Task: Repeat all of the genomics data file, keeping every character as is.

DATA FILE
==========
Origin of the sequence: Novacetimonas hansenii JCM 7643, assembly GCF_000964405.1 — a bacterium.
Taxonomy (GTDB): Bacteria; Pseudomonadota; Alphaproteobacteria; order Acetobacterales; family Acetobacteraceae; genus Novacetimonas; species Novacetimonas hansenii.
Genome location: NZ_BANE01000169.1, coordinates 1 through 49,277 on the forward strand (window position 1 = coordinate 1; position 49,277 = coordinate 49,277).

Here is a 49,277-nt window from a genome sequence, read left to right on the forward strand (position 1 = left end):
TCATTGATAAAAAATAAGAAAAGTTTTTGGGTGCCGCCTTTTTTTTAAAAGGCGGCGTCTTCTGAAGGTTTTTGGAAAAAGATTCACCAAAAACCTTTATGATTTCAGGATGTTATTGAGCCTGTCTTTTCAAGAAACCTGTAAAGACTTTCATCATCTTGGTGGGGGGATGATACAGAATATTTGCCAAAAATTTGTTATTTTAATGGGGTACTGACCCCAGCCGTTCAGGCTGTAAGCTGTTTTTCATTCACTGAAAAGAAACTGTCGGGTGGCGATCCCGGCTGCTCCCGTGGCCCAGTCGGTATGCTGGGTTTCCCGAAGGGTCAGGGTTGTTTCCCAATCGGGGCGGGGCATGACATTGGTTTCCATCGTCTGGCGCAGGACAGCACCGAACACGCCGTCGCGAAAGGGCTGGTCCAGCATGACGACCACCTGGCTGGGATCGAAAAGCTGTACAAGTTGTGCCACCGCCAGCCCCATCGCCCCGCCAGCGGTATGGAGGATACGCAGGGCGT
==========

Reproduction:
Origin of the sequence: Novacetimonas hansenii JCM 7643, assembly GCF_000964405.1 — a bacterium.
Taxonomy (GTDB): Bacteria; Pseudomonadota; Alphaproteobacteria; order Acetobacterales; family Acetobacteraceae; genus Novacetimonas; species Novacetimonas hansenii.
Genome location: NZ_BANE01000169.1, coordinates 1 through 49,277 on the forward strand (window position 1 = coordinate 1; position 49,277 = coordinate 49,277).

Here is a 49,277-nt window from a genome sequence, read left to right on the forward strand (position 1 = left end):
TCATTGATAAAAAATAAGAAAAGTTTTTGGGTGCCGCCTTTTTTTTAAAAGGCGGCGTCTTCTGAAGGTTTTTGGAAAAAGATTCACCAAAAACCTTTATGATTTCAGGATGTTATTGAGCCTGTCTTTTCAAGAAACCTGTAAAGACTTTCATCATCTTGGTGGGGGGATGATACAGAATATTTGCCAAAAATTTGTTATTTTAATGGGGTACTGACCCCAGCCGTTCAGGCTGTAAGCTGTTTTTCATTCACTGAAAAGAAACTGTCGGGTGGCGATCCCGGCTGCTCCCGTGGCCCAGTCGGTATGCTGGGTTTCCCGAAGGGTCAGGGTTGTTTCCCAATCGGGGCGGGGCATGACATTGGTTTCCATCGTCTGGCGCAGGACAGCACCGAACACGCCGTCGCGAAAGGGCTGGTCCAGCATGACGACCACCTGGCTGGGATCGAAAAGCTGTACAAGTTGTGCCACCGCCAGCCCCATCGCCCCGCCAGCGGTATGGAGGATACGCAGGGCGT